Since then, increasing reports of similar cases have been reported. New York has reported, and is investigating, 102 cases of suspected MIS-C, including 3 deaths. Forty percent of these cases have tested positive for COVID-19 antibodies (4). The exact role of COVID-19 remains unclear.
Given this new case entity, the Royal College of Pediatrics and Child Health out of the United Kingdom, has put forth a guidance including a new case definition. This definition is currently the recommend definition by the American Academy of Cardiology as well.
CASE DEFINITION FOR MIS-C (5)
1. A child presenting with persistent fever, inflammation and evidence of single or multi-organ dysfunction (shock, cardiac, respiratory, renal, GI or neurological disorder) with additional features (see appendix here). They may fulfill full or partial criteria for Kawasaki.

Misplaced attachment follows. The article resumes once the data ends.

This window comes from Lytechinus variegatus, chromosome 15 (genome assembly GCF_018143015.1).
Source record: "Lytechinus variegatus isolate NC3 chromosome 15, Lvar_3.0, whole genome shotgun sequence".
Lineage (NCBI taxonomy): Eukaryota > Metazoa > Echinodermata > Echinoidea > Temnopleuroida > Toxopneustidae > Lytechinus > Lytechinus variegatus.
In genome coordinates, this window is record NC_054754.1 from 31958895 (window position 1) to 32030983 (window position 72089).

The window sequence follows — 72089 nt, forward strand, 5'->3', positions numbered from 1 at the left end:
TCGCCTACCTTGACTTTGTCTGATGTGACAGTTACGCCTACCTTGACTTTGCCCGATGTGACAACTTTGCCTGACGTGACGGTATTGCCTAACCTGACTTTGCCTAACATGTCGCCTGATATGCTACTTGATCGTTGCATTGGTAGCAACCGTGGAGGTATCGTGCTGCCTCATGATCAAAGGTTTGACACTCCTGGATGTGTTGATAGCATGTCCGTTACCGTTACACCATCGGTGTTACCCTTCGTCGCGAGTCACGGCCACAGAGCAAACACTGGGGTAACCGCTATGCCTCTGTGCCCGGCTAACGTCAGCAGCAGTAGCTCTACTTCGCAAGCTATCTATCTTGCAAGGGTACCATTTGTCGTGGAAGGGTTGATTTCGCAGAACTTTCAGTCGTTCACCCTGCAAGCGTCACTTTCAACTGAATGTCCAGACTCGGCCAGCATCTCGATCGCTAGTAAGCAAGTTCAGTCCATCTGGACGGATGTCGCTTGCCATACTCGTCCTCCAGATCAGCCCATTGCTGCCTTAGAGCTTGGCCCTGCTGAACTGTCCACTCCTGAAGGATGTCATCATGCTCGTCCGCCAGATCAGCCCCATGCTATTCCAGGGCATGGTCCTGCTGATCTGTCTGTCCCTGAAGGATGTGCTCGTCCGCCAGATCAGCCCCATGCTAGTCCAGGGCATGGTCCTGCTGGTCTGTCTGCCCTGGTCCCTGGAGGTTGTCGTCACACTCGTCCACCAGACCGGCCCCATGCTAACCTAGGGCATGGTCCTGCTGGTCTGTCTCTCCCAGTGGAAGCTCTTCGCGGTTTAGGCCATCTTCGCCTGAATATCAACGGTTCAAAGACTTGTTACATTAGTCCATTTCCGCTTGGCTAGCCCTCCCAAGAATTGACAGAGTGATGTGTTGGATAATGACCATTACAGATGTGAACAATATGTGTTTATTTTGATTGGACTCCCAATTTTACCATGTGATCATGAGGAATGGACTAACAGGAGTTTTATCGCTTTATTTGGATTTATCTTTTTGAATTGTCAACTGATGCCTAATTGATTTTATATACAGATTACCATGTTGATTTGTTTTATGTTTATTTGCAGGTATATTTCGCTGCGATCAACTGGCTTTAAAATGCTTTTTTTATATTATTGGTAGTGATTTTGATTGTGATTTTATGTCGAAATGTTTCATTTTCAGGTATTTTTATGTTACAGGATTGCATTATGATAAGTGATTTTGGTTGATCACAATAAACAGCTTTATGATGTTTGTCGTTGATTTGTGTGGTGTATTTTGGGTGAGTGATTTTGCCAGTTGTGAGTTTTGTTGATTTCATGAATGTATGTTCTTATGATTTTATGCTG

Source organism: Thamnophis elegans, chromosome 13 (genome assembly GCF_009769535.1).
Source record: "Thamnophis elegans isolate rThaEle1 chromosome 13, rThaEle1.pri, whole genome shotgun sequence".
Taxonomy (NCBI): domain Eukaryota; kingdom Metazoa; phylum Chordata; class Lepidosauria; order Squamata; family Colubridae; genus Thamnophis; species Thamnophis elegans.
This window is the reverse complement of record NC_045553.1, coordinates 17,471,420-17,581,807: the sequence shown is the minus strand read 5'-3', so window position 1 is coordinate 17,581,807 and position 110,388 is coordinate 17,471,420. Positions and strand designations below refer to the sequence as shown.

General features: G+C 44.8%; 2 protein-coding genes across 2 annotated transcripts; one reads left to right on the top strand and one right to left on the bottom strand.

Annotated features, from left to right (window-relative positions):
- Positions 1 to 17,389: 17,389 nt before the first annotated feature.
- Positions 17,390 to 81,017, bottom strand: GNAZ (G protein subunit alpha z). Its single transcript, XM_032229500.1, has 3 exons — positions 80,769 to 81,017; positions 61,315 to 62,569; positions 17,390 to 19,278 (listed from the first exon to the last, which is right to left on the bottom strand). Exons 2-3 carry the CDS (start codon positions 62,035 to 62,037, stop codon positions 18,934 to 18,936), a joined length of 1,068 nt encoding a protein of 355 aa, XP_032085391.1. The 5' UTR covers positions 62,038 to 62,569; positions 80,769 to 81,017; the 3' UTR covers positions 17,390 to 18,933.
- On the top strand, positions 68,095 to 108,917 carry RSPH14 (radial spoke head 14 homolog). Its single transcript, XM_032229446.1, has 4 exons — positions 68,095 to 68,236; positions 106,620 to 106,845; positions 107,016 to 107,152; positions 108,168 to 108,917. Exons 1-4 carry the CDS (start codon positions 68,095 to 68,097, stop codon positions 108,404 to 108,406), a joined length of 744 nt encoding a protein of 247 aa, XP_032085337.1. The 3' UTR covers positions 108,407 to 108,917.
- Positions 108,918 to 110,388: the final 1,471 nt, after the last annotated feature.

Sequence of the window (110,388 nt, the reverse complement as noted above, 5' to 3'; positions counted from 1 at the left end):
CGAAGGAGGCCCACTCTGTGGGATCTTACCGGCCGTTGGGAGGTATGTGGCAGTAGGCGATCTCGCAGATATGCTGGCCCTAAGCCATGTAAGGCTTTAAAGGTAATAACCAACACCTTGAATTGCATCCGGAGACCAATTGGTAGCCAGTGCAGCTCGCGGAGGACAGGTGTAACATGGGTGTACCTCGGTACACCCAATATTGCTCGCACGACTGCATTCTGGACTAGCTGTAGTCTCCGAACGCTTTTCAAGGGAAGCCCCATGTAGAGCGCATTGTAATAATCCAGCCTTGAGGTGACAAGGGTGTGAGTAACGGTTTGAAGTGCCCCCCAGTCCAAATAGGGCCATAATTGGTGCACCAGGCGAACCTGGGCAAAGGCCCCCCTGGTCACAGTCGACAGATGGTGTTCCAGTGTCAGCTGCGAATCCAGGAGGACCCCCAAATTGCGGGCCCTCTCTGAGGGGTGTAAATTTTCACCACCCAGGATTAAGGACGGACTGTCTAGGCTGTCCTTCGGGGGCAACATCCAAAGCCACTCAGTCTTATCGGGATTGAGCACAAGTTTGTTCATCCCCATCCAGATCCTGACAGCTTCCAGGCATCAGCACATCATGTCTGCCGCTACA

2. Exclusion of any other microbial cause
3. COVID-19 PCR testing may be positive or negative
As MIS-C seems to be similar in clinical presentation to KD, below you will find a synopsis of Kawasaki Disease - this definition is separate from MIS-C, but they share many similar clinical features.
Current recommendations regarding treatment of these patients from American College of Cardiology can be found here. I think the take home points from these guidelines are as follows. This entity still remains rare, but a heightened awareness is necessary to appropriately care for these children. Patients with suspected cases of either Kawasaki or atypical Kawasaki, or meeting the case definition for MIS-C, should be sent to a pediatric care center capable of providing a multidisciplinary approach, including cardiology, infectious disease, pediatric critical care, and rheumatology. These patients should undergo serial inflammatory laboratory studies as well as serial echocardiograms. Some of these patients seem to have evidence of elevated inflammation but go on to recover without incident; however, others progress to fluid resistant shock. As such, these patients should be cared for in facilities capable of providing pediatric critical care if it becomes necessary (6).